The process according to the invention makes it possible to separate the signals received on the antenna and designate the sensors which receive the useful signal. In this case the spatial coherence of the noise signals is ensured by the existence of linear prediction filters of the noise between the sensors.

A magnetic object moving in the vicinity of an array of magnetic sensors generates a useful signal, which is added to the natural magnetic signals. Close to the surface of the earth, the measured magnetic field is formed from the superimposing of vector signals generated by three sources:

a space and time-fixed signal concerning the dimensions of the considered areas. It is roughly modelled by the field of a dipole located along an axis having a direction slightly different from that of the earth. However, finer or more accurate models exist. As a function of the required precision, the chosen model is more or less accurate. For the sizes of areas envisaged here, it is considered that said signal is constant in time and space. Its module is very large compared with the other recorded signals;

a space only-variable signal (for the considered time intervals) generated by the local geology (local being the geology--sensor distance of the same order of magnitude as the area to be monitored) and called geological field. The movement of a sensor in this space-variable field generates a time signal called geological noise;

a time and space-variable signal generated by ionospherical currents and called geomagnetic noise or geomagnetic fluctuation.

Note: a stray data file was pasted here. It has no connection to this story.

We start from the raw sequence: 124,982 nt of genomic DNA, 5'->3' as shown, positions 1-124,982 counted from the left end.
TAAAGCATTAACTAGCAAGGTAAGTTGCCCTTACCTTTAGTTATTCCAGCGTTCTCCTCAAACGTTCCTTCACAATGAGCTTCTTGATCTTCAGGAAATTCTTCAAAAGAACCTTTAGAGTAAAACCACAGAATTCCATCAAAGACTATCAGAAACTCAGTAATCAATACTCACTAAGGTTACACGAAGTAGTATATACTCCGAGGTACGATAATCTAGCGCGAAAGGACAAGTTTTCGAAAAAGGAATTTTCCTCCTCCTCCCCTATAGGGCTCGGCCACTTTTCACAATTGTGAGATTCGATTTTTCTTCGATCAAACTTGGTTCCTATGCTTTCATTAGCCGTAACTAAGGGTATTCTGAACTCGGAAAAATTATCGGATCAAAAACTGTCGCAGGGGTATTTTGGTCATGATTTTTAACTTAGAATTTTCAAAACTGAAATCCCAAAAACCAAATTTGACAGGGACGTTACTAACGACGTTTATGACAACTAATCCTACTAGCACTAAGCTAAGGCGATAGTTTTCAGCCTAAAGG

It is necessary to add to this list the useful signal, which is variable in time and space and whose spatial extension is smaller than the monitored area. The properties of the three sources are given in order to show that there is a network of two signals in accordance with the hypotheses made hereinbefore.

The static earth Gauss field is filtered by a high-pass filter.

It is considered here that the sensor displacement speed is sufficiently close to 0 for the largest possible frequency of the geological noise to be outside the band liable to receive the useful signal. Thus, it can be eliminated by a band-pass frequency filtering.

The third signal, i.e. the geomagnetic noise has the property of being coherent in space. Berdichevski and Zdhanov in an article entitled "Advanced Theory of Deep Magnetic Sounding" (Elsevier, 1984) e.g. demonstrate that there are intersensor transfer functions making it possible to make a space prediction on the geomagnetic fluctuations between individual locations in the area. In favourable locations, these transfer functions or linear filters are identity filters.